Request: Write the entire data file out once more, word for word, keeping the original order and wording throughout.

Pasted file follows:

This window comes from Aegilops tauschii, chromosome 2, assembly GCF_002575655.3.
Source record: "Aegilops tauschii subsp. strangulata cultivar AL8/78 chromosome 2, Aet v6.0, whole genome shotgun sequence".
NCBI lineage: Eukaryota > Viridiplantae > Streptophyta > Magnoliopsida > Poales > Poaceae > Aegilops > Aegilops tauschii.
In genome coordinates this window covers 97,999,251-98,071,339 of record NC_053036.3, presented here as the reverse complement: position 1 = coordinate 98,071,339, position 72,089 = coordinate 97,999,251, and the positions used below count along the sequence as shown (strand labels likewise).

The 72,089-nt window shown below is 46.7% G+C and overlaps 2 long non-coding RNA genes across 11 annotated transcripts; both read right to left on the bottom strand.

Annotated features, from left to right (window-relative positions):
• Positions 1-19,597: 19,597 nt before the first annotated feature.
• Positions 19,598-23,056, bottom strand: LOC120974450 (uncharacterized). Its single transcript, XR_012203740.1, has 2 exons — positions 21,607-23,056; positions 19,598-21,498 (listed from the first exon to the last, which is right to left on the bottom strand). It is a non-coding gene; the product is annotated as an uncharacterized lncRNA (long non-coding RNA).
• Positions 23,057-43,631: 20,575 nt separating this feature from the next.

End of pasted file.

This window comes from Aegilops tauschii, chromosome 2, assembly GCF_002575655.3.
Source record: "Aegilops tauschii subsp. strangulata cultivar AL8/78 chromosome 2, Aet v6.0, whole genome shotgun sequence".
NCBI lineage: Eukaryota > Viridiplantae > Streptophyta > Magnoliopsida > Poales > Poaceae > Aegilops > Aegilops tauschii.
In genome coordinates this window covers 97,999,251-98,071,339 of record NC_053036.3, presented here as the reverse complement: position 1 = coordinate 98,071,339, position 72,089 = coordinate 97,999,251, and the positions used below count along the sequence as shown (strand labels likewise).

The 72,089-nt window shown below is 46.7% G+C and overlaps 2 long non-coding RNA genes across 11 annotated transcripts; both read right to left on the bottom strand.

Annotated features, from left to right (window-relative positions):
• Positions 1-19,597: 19,597 nt before the first annotated feature.
• Positions 19,598-23,056, bottom strand: LOC120974450 (uncharacterized). Its single transcript, XR_012203740.1, has 2 exons — positions 21,607-23,056; positions 19,598-21,498 (listed from the first exon to the last, which is right to left on the bottom strand). It is a non-coding gene; the product is annotated as an uncharacterized lncRNA (long non-coding RNA).
• Positions 23,057-43,631: 20,575 nt separating this feature from the next.